From the above equation, tmax is independent of the dose and is dependent on the rate constants for absorption (ka) and elimination (k).
The value of Cmax is better to obtain mathematically (kinetically) since measurement of Cmax may not be possible due to improper timing of the blood samples.
Cmax is determined first; calculate tmax using the last equation:
Then, use the obtained tmax value and substitute in the CP equation to get Cmax, in which
The value for the first-order elimination rate constant (k) could be determined graphically from the plasma-level time curve after single oral administration, in which at later time, when the drug absorption has been completed, the value e-ka t ≈ zero and plasma concentration equation will be:
which is analogue to
If the log drug plasma concentration is plotted against time, a straight line for the elimination phase is obtained, from which the slope of the line is –kt/ 2.303
The urinary drug excretion data could be used also to determine the first-order elimination rate constant in the same manner in which the kinetic process could be expressed as:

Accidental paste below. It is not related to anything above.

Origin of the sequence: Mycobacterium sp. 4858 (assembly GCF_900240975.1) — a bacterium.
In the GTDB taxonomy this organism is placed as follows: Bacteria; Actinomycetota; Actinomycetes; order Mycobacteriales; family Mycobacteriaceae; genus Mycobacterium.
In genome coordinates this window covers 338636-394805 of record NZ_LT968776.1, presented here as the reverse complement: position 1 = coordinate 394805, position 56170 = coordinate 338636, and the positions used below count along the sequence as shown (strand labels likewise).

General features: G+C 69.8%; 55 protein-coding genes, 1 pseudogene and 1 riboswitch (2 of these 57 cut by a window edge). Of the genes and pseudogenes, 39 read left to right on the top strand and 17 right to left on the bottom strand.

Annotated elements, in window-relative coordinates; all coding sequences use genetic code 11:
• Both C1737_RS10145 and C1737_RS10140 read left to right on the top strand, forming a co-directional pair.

A plot of dDu/dt versus time will give a curve similar to the above curve, in which also after drug absorption has been completed, the value – e–ka t ≈ zero and a straight line for the terminal part is obtained, from which the slope of the line is –kt/2.303.
5.3. Determination of Absorption Rate Constant (ka); Method of Residual
The value for ka cannot be obtained directly from the plasma-level time curve for the drug administered by oral route as we calculated the elimination rate constant (k), but it could be obtained using the method of residuals or a feathering technique, which is illustrated in the following graph:
On a semilog paper, plot the relation between plasma drug concentrations versus time.
Extrapolate the linear part of the terminal phase.
Identify a minimum of three points on the upper part of the extrapolated line (X1′, X2′, and X3′).
From each identified point, drop a vertical line on the curve to obtain their corresponding points on the curve (X1, X2, and X3).
Plot again the values for the differences (X1′ - X1), (X2′ - X2) and (X3′ - X3) versus time.
A straight line will be obtained in which the slope = -ka / 2.303.
5.4. Lag time